As a side note, I have tried the book’s source code with the latest Python release, 3.4.3 (the book was originally written to use version 3.3.4). All of the source code works on my test system, but I’d love to hear if it works on your system as well. You can obtain this updated version of Python at https://www.python.org/downloads/release/python-343/ or http://continuum.io/downloads#py34 (if you don’t mind installing Anaconda as well).

When using the 3.4.3 version of Python, your screenshots may vary some from those found in the book. All version-specific information will change, so you need to take this change into account as you read. Please let me know if you experience any problems using this updated version on your system. In the meantime, happy reading!

 

Java 7 Patches and Future

It’s always important to keep your software updated with the latest patches. This is especially true with Java because so many hackers target even the smallest weaknesses. According to a recent ComputerWorld article, Java 7 has reached the end of its public life for updates. You need to upgrade to Java 8 in order to continue receiving free updates from Oracle. The rapid pace of updates that vendors rely on now is made necessary by hackers who apparently create malware updates even faster. Even at the fast release pace that Oracle is using, the malware just keeps rolling out. In other words, as a developer you need to exercise proactive coding to keep security risks at bay, in addition to relying on Oracle and other vendors for help.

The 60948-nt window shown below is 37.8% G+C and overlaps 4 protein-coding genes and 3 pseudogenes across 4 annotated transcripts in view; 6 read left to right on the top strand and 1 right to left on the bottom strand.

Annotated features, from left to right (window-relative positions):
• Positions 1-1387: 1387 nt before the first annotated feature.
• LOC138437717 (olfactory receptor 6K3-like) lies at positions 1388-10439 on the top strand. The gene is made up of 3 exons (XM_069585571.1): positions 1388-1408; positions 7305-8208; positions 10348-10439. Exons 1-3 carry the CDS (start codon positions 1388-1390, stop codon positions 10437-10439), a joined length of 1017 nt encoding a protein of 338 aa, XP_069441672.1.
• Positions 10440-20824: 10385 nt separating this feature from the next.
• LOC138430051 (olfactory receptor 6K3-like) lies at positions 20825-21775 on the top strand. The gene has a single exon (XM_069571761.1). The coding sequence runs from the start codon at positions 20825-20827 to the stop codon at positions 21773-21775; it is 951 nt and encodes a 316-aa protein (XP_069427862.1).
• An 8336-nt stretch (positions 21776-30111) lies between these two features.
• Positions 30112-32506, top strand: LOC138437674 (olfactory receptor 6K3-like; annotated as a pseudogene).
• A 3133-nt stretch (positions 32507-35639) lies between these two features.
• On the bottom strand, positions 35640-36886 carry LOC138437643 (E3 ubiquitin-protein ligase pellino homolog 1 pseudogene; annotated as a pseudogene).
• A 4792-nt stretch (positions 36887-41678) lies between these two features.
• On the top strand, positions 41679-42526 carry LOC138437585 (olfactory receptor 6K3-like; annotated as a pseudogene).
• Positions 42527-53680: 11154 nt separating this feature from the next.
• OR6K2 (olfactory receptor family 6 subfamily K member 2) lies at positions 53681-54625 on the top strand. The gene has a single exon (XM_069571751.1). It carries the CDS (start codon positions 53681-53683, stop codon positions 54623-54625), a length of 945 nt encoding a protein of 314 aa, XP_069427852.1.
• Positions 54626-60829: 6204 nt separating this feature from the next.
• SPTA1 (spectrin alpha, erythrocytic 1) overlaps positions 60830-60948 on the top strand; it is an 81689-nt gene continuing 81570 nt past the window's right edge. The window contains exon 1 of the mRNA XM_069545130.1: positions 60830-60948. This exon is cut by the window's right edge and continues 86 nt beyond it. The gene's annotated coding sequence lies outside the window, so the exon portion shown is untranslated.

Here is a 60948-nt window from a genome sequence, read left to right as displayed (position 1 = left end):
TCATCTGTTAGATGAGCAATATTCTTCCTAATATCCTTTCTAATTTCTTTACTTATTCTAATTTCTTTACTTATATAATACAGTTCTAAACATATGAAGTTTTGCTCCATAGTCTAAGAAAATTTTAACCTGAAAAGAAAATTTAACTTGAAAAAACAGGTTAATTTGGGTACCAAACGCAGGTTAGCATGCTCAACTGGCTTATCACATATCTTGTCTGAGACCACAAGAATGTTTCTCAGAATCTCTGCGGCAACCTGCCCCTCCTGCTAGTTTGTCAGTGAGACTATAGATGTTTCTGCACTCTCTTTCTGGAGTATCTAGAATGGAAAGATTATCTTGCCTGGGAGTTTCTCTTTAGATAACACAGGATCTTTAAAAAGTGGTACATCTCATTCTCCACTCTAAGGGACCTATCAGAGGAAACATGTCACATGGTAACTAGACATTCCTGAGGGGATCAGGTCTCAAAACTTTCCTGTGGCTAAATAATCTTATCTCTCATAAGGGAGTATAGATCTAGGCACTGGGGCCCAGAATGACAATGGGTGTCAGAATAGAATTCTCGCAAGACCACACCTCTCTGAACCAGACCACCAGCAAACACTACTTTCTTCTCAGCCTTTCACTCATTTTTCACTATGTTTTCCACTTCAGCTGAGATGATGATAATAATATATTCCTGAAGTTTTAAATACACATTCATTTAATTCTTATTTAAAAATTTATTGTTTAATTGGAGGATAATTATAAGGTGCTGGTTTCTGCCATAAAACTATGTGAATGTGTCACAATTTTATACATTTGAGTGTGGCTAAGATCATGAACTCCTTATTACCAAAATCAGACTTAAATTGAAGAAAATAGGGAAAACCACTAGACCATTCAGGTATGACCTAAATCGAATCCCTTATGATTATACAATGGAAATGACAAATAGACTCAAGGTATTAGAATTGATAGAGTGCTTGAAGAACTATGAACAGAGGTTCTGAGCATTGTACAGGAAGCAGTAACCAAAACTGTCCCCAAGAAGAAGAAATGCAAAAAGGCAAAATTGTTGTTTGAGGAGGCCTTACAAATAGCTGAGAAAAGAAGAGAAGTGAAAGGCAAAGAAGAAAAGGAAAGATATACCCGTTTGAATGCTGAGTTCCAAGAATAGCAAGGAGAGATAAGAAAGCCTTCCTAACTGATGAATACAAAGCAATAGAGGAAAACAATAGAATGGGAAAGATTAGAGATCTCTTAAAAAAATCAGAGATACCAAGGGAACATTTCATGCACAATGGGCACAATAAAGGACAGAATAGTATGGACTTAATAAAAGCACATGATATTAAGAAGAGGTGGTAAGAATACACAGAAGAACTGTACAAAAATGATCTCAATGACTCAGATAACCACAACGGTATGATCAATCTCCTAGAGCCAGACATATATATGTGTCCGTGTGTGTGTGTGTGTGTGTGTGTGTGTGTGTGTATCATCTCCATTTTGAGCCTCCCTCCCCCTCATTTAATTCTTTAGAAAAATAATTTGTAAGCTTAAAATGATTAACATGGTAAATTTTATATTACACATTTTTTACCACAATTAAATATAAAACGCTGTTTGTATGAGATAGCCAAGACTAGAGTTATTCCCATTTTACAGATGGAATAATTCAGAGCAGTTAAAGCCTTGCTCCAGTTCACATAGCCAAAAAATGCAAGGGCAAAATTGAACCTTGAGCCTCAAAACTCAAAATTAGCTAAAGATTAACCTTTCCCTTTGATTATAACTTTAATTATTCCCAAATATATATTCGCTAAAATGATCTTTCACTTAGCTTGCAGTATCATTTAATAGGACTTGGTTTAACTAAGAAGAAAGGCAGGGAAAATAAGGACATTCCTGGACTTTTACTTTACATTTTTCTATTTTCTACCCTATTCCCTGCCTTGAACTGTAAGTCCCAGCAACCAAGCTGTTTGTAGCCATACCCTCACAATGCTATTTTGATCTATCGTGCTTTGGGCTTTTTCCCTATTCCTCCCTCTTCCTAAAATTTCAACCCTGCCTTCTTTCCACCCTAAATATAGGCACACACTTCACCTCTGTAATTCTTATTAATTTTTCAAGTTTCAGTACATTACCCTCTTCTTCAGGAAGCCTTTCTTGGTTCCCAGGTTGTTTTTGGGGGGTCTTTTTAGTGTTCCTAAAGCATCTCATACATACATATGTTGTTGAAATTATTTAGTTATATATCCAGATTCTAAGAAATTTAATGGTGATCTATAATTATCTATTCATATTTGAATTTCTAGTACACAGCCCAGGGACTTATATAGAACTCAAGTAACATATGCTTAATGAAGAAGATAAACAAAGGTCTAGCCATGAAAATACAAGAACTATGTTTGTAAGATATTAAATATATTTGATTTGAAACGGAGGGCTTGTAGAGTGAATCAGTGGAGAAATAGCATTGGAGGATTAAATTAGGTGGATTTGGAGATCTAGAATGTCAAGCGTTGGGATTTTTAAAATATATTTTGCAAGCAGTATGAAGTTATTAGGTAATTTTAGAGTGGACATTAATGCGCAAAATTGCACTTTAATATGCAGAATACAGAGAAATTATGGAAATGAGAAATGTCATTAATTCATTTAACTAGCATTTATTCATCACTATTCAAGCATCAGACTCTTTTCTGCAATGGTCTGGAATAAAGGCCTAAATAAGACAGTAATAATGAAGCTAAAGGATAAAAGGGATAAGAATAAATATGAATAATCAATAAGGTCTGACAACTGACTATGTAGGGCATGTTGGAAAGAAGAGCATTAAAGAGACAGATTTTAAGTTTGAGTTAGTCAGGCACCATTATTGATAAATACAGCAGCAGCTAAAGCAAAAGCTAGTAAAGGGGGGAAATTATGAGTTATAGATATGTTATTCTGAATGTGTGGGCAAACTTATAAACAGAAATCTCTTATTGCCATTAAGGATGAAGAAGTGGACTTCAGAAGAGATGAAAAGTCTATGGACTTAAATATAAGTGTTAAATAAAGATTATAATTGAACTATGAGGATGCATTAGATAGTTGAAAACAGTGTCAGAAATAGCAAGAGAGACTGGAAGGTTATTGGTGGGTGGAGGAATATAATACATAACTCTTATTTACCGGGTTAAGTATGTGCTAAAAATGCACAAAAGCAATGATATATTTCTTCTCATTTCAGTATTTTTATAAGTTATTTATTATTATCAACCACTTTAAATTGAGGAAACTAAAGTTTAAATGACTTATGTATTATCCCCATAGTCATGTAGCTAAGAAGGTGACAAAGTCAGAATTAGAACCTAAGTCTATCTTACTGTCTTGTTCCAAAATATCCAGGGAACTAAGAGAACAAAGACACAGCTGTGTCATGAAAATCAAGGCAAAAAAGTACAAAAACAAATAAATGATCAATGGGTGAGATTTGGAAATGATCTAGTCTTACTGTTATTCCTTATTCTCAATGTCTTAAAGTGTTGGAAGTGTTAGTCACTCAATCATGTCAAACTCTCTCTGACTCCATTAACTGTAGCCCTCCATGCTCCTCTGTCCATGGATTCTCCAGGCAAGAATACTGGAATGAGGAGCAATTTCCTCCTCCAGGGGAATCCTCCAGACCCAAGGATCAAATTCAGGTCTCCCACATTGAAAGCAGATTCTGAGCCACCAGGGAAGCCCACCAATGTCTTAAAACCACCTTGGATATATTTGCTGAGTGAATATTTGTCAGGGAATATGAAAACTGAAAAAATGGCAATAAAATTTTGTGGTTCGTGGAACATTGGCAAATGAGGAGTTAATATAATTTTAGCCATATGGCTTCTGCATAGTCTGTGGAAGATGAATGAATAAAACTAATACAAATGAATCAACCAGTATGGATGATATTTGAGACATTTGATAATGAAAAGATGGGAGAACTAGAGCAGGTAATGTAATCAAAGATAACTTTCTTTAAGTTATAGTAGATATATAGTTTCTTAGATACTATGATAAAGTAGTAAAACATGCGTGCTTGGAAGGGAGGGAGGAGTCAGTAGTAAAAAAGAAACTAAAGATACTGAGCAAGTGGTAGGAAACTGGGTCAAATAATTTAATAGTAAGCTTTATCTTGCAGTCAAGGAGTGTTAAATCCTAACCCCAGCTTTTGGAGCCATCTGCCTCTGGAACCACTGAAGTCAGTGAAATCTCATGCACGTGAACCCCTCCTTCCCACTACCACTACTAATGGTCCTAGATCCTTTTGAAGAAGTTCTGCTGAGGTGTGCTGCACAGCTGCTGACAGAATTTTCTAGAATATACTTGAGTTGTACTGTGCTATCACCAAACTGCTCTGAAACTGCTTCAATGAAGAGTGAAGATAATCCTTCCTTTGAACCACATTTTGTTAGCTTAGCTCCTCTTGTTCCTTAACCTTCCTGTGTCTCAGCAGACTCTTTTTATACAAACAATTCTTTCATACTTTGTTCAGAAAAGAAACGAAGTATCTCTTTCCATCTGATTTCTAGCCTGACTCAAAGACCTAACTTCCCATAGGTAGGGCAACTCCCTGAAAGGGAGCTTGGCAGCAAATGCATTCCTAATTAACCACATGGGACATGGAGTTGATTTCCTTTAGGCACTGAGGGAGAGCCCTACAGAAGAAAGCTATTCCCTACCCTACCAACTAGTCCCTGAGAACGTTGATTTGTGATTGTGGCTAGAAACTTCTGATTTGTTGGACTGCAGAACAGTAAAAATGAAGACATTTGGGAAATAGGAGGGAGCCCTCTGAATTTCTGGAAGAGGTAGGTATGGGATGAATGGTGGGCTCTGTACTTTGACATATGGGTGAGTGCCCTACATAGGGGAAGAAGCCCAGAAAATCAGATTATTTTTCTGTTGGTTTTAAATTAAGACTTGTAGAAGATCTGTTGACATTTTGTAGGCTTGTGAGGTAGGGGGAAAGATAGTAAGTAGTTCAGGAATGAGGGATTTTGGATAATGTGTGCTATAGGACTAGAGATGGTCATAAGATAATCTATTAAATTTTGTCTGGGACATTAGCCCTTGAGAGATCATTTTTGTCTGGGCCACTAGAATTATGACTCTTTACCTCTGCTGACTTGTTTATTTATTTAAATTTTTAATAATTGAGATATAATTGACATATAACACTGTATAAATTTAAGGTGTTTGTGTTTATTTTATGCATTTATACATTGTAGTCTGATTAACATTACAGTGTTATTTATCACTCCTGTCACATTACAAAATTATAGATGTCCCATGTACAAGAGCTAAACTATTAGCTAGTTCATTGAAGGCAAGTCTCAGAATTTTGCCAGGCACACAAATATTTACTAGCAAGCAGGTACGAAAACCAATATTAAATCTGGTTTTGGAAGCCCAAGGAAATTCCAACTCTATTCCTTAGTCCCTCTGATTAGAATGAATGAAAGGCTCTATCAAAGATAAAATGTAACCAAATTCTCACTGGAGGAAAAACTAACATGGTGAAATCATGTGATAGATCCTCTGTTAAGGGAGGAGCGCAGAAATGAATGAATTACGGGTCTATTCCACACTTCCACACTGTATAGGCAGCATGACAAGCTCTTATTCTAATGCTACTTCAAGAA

A number of people have asked me about updates to Java eLearning Kit for Dummies. As far as I know, the publisher currently doesn’t have plans for an update. Of course, that could change at some point. Until the next update, however, the examples I’ve tested with Java 8 work fine on a Windows system. I’ll be performing additional testing on both OS X and Linux. However, I don’t have quite the number of people testing the book code as I had when I wrote it. If anyone does encounter a problem with the code, I’d greatly appreciate hearing about it at John@JohnMuellerBooks.com. I can’t guarantee that I’ll be able to fix absolutely every issue, but I’ll try to find workarounds and publish them on the blog for you.